The Actor’s Non-Actor

Photo: Pierpaolo Ferrari

Tilda Swinton first encountered the filmmaker Luca Guadagnino in 1994. She was at home in London, sifting through her mail, and chose to ignore a letter from the Italian filmmaker asking her to be in a short film based on “Penny Arcade Peep Show” from William S. Burroughs’s The Wild Boys: A Book of the Dead.

A few months later, Swinton was in Rome. After participating in a panel about the late film director Derek Jarman (Swinton made her 1986 film debut in his Caravaggio), she noticed an Italian man lingering by her side in the lobby of the theater. “I sort of expected him to peel off,” she says. Swinton decided to ignore him, but he took the gentlest hold of her sleeve and hung on while she finished a conversation. He introduced himself, reminded her of Burroughs and of the letter. “He said, ‘I never made the film, because you never replied.’ ” Swinton narrows her green eyes and wags her finger. “Very clever!”

Swinton and Guadagnino became great friends (Guadagnino, it turns out, has a charm gigantic enough to pull off mild stalking) and began a sixteen-year discussion that resulted, ultimately, in Io Sono L’Amore, or I Am Love, a film that opens next month with Swinton as star and producer. “In these long working relationships with people, the conversations are really the important things,” she says. “The films are like school projects that kind of come off the semester.”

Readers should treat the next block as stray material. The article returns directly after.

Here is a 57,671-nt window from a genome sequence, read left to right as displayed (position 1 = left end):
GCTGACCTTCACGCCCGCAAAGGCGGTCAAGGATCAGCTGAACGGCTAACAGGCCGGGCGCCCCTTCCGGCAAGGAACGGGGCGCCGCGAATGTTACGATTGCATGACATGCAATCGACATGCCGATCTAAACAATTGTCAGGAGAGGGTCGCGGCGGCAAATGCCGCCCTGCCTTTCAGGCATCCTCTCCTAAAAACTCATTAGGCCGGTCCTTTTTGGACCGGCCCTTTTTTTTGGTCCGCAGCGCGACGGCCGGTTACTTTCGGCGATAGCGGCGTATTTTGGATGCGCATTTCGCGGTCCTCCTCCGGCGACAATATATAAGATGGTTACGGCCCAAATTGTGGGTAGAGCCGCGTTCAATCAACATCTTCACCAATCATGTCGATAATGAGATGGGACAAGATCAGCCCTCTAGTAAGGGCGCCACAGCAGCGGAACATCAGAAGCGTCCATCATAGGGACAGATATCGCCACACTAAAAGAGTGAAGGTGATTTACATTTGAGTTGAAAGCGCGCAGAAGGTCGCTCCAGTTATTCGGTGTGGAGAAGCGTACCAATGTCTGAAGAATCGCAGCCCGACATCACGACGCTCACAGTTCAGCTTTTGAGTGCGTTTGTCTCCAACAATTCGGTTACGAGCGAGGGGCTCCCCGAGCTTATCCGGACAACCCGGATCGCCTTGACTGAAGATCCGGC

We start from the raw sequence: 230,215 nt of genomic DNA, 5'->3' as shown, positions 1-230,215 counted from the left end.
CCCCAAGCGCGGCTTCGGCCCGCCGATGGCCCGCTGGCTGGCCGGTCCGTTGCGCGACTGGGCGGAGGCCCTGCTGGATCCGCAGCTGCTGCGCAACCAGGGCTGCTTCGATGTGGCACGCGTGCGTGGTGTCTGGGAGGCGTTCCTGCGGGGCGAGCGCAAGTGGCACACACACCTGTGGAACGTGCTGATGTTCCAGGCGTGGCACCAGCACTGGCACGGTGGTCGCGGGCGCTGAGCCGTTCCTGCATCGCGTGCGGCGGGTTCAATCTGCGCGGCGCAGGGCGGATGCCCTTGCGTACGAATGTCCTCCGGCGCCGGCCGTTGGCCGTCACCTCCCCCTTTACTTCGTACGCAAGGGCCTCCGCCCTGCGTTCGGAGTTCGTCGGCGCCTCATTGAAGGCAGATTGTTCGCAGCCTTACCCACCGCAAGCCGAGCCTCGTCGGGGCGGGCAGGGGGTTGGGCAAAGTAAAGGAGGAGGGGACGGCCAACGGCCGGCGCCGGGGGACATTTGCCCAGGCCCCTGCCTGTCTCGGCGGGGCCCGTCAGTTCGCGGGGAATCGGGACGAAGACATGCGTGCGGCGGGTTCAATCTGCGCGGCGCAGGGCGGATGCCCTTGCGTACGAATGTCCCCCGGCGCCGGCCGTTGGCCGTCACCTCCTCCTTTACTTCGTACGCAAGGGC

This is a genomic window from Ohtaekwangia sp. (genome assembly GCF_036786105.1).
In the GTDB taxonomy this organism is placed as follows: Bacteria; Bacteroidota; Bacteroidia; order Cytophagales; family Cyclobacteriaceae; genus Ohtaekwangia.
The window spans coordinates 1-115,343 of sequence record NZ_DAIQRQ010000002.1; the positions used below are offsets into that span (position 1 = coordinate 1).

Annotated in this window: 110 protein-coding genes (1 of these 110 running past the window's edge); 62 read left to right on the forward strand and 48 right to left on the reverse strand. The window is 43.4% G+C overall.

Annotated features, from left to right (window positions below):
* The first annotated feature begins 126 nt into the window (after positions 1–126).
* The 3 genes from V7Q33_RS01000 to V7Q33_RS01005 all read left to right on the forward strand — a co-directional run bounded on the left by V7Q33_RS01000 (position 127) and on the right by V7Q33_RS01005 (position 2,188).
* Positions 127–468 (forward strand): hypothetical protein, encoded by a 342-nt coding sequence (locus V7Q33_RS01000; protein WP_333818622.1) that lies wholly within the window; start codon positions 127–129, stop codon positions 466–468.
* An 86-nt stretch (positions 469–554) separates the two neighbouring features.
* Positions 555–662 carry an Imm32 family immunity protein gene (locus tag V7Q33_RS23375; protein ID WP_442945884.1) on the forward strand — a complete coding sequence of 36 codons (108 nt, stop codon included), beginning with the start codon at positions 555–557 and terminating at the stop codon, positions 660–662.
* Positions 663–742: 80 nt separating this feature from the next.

The conversations between Swinton and Guadagnino were mostly about love. “About the revolution of love,” she says, “about the natural grace and the natural brutality of love. The ways in which love can unhand and at the same time destroy things.” Swinton, of course, has a famously complicated—or perhaps supremely uncomplicated—love life of her own. She has lived for a long time in the Scottish countryside, often with John Byrne, an artist, playwright, and author, and their 13-year-old twins. But she also has a relationship with an artist named Sandro Kopp, who is seventeen years younger than she is. These days, they all live on the same road, in separate houses, and are, in Swinton’s words, “a happy family.”